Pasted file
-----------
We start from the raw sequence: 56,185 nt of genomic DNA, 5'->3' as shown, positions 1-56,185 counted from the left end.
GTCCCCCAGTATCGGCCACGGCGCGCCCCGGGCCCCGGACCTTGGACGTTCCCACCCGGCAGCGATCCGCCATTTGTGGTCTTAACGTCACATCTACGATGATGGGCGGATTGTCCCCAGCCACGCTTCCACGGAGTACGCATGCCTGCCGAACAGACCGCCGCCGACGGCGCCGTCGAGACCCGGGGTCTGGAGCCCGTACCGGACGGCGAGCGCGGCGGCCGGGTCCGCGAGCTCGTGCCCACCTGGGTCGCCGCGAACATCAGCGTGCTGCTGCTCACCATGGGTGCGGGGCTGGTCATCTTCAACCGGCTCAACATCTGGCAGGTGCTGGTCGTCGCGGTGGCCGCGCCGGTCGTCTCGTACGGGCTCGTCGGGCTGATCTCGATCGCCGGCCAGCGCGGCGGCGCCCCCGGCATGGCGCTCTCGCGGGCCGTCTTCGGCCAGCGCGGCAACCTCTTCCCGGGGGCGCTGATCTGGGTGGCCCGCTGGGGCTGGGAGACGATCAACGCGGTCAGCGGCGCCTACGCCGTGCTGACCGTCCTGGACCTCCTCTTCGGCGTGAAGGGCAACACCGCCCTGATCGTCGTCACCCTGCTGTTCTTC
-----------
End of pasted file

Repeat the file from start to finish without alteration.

We start from the raw sequence: 56,185 nt of genomic DNA, 5'->3' as shown, positions 1-56,185 counted from the left end.
GTCCCCCAGTATCGGCCACGGCGCGCCCCGGGCCCCGGACCTTGGACGTTCCCACCCGGCAGCGATCCGCCATTTGTGGTCTTAACGTCACATCTACGATGATGGGCGGATTGTCCCCAGCCACGCTTCCACGGAGTACGCATGCCTGCCGAACAGACCGCCGCCGACGGCGCCGTCGAGACCCGGGGTCTGGAGCCCGTACCGGACGGCGAGCGCGGCGGCCGGGTCCGCGAGCTCGTGCCCACCTGGGTCGCCGCGAACATCAGCGTGCTGCTGCTCACCATGGGTGCGGGGCTGGTCATCTTCAACCGGCTCAACATCTGGCAGGTGCTGGTCGTCGCGGTGGCCGCGCCGGTCGTCTCGTACGGGCTCGTCGGGCTGATCTCGATCGCCGGCCAGCGCGGCGGCGCCCCCGGCATGGCGCTCTCGCGGGCCGTCTTCGGCCAGCGCGGCAACCTCTTCCCGGGGGCGCTGATCTGGGTGGCCCGCTGGGGCTGGGAGACGATCAACGCGGTCAGCGGCGCCTACGCCGTGCTGACCGTCCTGGACCTCCTCTTCGGCGTGAAGGGCAACACCGCCCTGATCGTCGTCACCCTGCTGTTCTTC